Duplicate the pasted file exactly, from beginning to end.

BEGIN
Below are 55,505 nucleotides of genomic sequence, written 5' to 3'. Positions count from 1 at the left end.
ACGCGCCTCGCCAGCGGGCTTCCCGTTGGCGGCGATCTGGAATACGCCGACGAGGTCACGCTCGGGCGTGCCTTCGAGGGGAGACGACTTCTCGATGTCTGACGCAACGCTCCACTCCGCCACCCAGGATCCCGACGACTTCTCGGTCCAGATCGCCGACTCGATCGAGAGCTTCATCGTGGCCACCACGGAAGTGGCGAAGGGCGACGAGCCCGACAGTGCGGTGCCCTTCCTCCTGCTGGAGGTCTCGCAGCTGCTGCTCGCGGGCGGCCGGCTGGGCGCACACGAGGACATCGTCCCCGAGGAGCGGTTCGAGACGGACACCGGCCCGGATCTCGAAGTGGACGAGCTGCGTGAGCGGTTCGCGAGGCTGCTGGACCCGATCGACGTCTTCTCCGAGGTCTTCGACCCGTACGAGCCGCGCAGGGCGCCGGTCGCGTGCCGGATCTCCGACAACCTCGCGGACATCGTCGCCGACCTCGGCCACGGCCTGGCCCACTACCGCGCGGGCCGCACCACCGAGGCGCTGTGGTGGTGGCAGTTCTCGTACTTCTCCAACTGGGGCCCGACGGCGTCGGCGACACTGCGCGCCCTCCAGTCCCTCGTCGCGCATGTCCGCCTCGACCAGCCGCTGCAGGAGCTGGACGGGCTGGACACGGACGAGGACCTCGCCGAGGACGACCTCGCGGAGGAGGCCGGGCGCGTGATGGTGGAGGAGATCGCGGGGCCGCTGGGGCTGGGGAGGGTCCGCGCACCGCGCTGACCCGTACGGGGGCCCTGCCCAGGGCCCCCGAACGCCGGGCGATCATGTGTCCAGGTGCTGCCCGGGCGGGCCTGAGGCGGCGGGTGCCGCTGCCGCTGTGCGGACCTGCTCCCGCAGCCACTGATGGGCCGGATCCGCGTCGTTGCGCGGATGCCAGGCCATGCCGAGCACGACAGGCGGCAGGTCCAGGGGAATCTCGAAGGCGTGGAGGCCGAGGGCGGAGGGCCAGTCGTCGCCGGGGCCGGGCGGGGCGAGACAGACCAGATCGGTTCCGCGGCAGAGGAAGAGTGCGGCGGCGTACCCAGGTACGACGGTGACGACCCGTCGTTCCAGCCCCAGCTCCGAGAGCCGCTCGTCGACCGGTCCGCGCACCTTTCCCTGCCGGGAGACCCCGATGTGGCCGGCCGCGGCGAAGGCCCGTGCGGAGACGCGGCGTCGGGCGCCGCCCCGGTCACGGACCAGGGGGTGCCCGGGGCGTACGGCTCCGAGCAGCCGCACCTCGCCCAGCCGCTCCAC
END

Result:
Below are 55,505 nucleotides of genomic sequence, written 5' to 3'. Positions count from 1 at the left end.
ACGCGCCTCGCCAGCGGGCTTCCCGTTGGCGGCGATCTGGAATACGCCGACGAGGTCACGCTCGGGCGTGCCTTCGAGGGGAGACGACTTCTCGATGTCTGACGCAACGCTCCACTCCGCCACCCAGGATCCCGACGACTTCTCGGTCCAGATCGCCGACTCGATCGAGAGCTTCATCGTGGCCACCACGGAAGTGGCGAAGGGCGACGAGCCCGACAGTGCGGTGCCCTTCCTCCTGCTGGAGGTCTCGCAGCTGCTGCTCGCGGGCGGCCGGCTGGGCGCACACGAGGACATCGTCCCCGAGGAGCGGTTCGAGACGGACACCGGCCCGGATCTCGAAGTGGACGAGCTGCGTGAGCGGTTCGCGAGGCTGCTGGACCCGATCGACGTCTTCTCCGAGGTCTTCGACCCGTACGAGCCGCGCAGGGCGCCGGTCGCGTGCCGGATCTCCGACAACCTCGCGGACATCGTCGCCGACCTCGGCCACGGCCTGGCCCACTACCGCGCGGGCCGCACCACCGAGGCGCTGTGGTGGTGGCAGTTCTCGTACTTCTCCAACTGGGGCCCGACGGCGTCGGCGACACTGCGCGCCCTCCAGTCCCTCGTCGCGCATGTCCGCCTCGACCAGCCGCTGCAGGAGCTGGACGGGCTGGACACGGACGAGGACCTCGCCGAGGACGACCTCGCGGAGGAGGCCGGGCGCGTGATGGTGGAGGAGATCGCGGGGCCGCTGGGGCTGGGGAGGGTCCGCGCACCGCGCTGACCCGTACGGGGGCCCTGCCCAGGGCCCCCGAACGCCGGGCGATCATGTGTCCAGGTGCTGCCCGGGCGGGCCTGAGGCGGCGGGTGCCGCTGCCGCTGTGCGGACCTGCTCCCGCAGCCACTGATGGGCCGGATCCGCGTCGTTGCGCGGATGCCAGGCCATGCCGAGCACGACAGGCGGCAGGTCCAGGGGAATCTCGAAGGCGTGGAGGCCGAGGGCGGAGGGCCAGTCGTCGCCGGGGCCGGGCGGGGCGAGACAGACCAGATCGGTTCCGCGGCAGAGGAAGAGTGCGGCGGCGTACCCAGGTACGACGGTGACGACCCGTCGTTCCAGCCCCAGCTCCGAGAGCCGCTCGTCGACCGGTCCGCGCACCTTTCCCTGCCGGGAGACCCCGATGTGGCCGGCCGCGGCGAAGGCCCGTGCGGAGACGCGGCGTCGGGCGCCGCCCCGGTCACGGACCAGGGGGTGCCCGGGGCGTACGGCTCCGAGCAGCCGCACCTCGCCCAGCCGCTCCAC